On his return from the army he was offered a lucrative civil position in his own town of Wheaton, but he preferred to accept the comparatively unremunerative one of Professor of Geology and Curator of the Museum of the Illinois Wesleyan University at Bloomington. This he afterward exchanged for a similar post in the Illinois Normal University.

In the summer of 1867 Professor Powell, taking with him his class in geology, visited the mountains of Colorado for the purpose of study. This excursion was the first attempt of its kind in this country, and to Professor Powell is therefore due the credit of having inaugurated a practice of the highest value to science and to education, which has been continued by many eminent teachers at leading institutions, until a certain amount of field-study has become recognized as a necessary part of a course of instruction in all branches of natural science.

Professor Powell saw more in the parks and canons of Colorado than a mere training-school for students. He saw, stretching far westward and southward, a vast unexplored region, hitherto represented on all maps by an utter blank, and through which at some point must flow an immense river, the Colorado of the West, whose upper tributaries and lower portion were alone known to civilized man. That such an unexplored region should exist within the limits of the United States seemed to him almost a reproach to the boasted enterprise of our people, and he began to lay plans for its exploration.

In the summer of 1868 he organized a party of men, some of whom were mountaineers, and, starting from Middle Park, followed down the Grand River to the head of Cedar Cañon, thence over the Park Range through Gore's Pass to the White River, one hundred and twenty miles above its mouth. Here the party went into winter-quarters, and during the winter made reconnaissances, and completed their preparations for an early expedition in the spring.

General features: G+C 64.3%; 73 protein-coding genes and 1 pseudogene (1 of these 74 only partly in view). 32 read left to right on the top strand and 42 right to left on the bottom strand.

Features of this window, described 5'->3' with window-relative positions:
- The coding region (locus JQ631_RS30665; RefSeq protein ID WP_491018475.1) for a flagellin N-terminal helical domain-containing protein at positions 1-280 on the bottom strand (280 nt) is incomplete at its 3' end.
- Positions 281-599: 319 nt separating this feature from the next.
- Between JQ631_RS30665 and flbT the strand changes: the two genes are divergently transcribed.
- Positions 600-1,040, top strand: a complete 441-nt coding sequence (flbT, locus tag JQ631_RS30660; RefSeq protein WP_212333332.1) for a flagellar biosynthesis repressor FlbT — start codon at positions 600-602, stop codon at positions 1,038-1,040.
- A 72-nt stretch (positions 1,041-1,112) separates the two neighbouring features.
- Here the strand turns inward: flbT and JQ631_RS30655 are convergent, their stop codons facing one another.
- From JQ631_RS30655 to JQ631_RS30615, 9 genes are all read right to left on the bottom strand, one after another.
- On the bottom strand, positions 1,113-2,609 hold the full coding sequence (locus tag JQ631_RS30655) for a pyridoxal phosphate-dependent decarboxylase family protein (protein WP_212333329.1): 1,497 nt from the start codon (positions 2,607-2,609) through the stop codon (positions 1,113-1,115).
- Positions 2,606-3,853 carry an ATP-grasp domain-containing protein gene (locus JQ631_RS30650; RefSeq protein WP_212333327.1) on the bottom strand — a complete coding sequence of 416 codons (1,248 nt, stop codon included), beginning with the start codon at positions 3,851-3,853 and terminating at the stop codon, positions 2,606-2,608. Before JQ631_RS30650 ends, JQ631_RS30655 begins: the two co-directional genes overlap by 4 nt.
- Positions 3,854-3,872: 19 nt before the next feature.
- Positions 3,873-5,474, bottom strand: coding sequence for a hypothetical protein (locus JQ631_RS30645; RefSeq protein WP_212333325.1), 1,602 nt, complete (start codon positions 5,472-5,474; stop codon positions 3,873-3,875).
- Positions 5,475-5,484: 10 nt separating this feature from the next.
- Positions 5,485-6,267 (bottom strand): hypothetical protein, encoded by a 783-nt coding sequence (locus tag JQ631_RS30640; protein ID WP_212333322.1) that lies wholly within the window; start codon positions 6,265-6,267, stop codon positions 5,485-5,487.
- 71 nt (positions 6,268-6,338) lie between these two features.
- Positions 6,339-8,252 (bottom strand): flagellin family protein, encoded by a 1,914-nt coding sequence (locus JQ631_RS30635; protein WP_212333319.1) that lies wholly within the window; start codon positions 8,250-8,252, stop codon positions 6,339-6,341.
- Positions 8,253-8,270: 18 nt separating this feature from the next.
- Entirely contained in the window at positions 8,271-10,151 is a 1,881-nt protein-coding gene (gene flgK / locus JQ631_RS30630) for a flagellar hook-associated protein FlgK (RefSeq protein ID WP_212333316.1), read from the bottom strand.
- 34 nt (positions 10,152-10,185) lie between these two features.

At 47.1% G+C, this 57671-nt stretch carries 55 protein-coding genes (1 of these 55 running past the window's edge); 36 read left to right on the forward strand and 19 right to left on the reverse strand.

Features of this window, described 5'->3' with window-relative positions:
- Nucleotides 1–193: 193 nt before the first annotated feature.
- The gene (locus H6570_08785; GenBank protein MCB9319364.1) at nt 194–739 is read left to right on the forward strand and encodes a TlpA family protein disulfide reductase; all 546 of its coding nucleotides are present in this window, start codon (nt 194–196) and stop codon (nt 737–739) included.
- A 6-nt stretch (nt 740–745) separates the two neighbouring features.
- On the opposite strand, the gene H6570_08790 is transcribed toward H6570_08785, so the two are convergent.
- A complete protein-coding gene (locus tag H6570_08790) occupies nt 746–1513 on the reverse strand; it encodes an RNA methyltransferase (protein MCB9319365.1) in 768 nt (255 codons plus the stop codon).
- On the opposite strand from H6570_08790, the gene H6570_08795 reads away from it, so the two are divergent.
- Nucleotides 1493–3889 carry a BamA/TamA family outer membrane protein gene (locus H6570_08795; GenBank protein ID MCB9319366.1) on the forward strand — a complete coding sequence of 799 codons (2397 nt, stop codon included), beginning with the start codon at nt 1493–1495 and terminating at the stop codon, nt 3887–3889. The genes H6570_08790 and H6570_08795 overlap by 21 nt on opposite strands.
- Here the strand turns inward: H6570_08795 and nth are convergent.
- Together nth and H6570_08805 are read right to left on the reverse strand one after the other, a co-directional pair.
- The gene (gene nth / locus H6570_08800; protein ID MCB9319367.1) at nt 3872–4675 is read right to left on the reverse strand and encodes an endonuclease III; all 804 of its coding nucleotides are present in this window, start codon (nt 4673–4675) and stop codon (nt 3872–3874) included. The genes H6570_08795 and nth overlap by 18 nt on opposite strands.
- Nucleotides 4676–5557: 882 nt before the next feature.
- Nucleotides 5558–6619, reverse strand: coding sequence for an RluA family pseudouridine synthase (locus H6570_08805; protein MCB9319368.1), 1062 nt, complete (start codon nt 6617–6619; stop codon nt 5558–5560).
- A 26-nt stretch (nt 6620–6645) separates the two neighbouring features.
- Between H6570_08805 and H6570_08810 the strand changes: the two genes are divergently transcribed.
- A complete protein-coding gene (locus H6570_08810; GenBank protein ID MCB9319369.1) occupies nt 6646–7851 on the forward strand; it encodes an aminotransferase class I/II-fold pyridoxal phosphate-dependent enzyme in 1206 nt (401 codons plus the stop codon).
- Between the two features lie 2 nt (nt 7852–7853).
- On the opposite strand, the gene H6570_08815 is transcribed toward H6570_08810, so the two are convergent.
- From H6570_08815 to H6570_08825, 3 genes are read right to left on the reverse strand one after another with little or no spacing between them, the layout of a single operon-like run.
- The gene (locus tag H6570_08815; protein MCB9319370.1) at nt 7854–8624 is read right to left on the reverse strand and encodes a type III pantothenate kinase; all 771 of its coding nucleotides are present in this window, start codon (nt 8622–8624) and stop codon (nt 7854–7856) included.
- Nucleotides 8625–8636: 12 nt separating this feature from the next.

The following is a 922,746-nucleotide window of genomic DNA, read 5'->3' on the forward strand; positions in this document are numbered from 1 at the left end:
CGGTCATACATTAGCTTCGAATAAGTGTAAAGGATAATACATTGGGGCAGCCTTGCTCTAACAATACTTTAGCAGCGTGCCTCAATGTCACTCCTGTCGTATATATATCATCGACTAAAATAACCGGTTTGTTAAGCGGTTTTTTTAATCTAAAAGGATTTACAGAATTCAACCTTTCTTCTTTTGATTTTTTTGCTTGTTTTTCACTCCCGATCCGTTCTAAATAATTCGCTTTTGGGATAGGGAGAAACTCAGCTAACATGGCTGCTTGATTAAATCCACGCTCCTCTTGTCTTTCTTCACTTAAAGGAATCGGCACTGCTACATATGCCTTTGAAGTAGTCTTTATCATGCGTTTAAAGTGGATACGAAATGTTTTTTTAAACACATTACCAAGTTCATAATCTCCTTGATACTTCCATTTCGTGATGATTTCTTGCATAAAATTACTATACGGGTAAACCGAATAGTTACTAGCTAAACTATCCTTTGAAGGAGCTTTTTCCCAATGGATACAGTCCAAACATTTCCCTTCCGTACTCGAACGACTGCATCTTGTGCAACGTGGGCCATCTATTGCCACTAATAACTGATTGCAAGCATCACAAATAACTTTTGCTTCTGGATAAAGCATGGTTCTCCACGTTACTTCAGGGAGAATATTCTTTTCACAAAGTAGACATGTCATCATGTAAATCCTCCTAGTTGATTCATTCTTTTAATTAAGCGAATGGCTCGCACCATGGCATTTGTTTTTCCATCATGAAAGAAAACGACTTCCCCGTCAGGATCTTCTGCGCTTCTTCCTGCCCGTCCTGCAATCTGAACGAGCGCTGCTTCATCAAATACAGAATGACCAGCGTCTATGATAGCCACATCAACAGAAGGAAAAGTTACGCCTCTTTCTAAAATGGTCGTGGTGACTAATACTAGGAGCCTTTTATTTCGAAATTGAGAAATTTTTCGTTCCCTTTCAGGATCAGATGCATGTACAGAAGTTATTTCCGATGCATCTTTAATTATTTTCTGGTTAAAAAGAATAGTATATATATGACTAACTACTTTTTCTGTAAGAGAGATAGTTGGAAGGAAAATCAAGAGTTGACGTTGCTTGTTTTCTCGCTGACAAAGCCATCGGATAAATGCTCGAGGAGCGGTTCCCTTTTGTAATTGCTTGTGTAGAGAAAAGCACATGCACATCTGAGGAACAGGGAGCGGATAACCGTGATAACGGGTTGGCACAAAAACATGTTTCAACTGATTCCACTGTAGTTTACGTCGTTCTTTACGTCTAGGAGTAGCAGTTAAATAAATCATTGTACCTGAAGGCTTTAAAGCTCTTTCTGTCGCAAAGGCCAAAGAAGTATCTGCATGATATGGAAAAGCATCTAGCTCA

Proceeding, in the spring of 1869, to Green River station, on the 25th of May the expedition launched its four small craft in Green River, the largest of the tributaries of the Colorado.

We have not space to follow them through their perilous voyage of over three months' duration, or to describe the succession of hardships, disasters, and hair-breadth escapes, by which almost every day of this period was characterized. All this has been written by the hero of the expedition. We can only say here that it was not until the 20th of July that the brave party reached the junction of the Grand and Green, or the head of the Colorado River proper; that on the 13th of August they entered the Grand Cañon, from which they did not emerge until the 29th; and that on the 30th of that month they at last arrived at the mouth of the Rio Virgen, where, for the first time, they saw the faces of white men.

After having been two weeks in the Grand Cañon, already for some time reduced to half-rations, three of the men refused to go farther, and endeavored to induce Major Powell to turn back. He explained to them that they were very near the end of their journey, but was himself almost tempted, in view of the scarcity of provisions, and the probable nearness of Mormon settlements, to yield to their arguments. He passed a sleepless night, and expresses the result of his reflections in the following words: "But for years I have been contemplating this trip. To leave the exploration unfinished, to say that there is a part of the canon which I can not explore, having already almost accomplished it, is more than I am willing to acknowledge, and I determine to go on." The three men undertook to reach the settlements by a journey across the country, and were murdered by Indians; the boatmen emerged the next day in safety from their granite prison.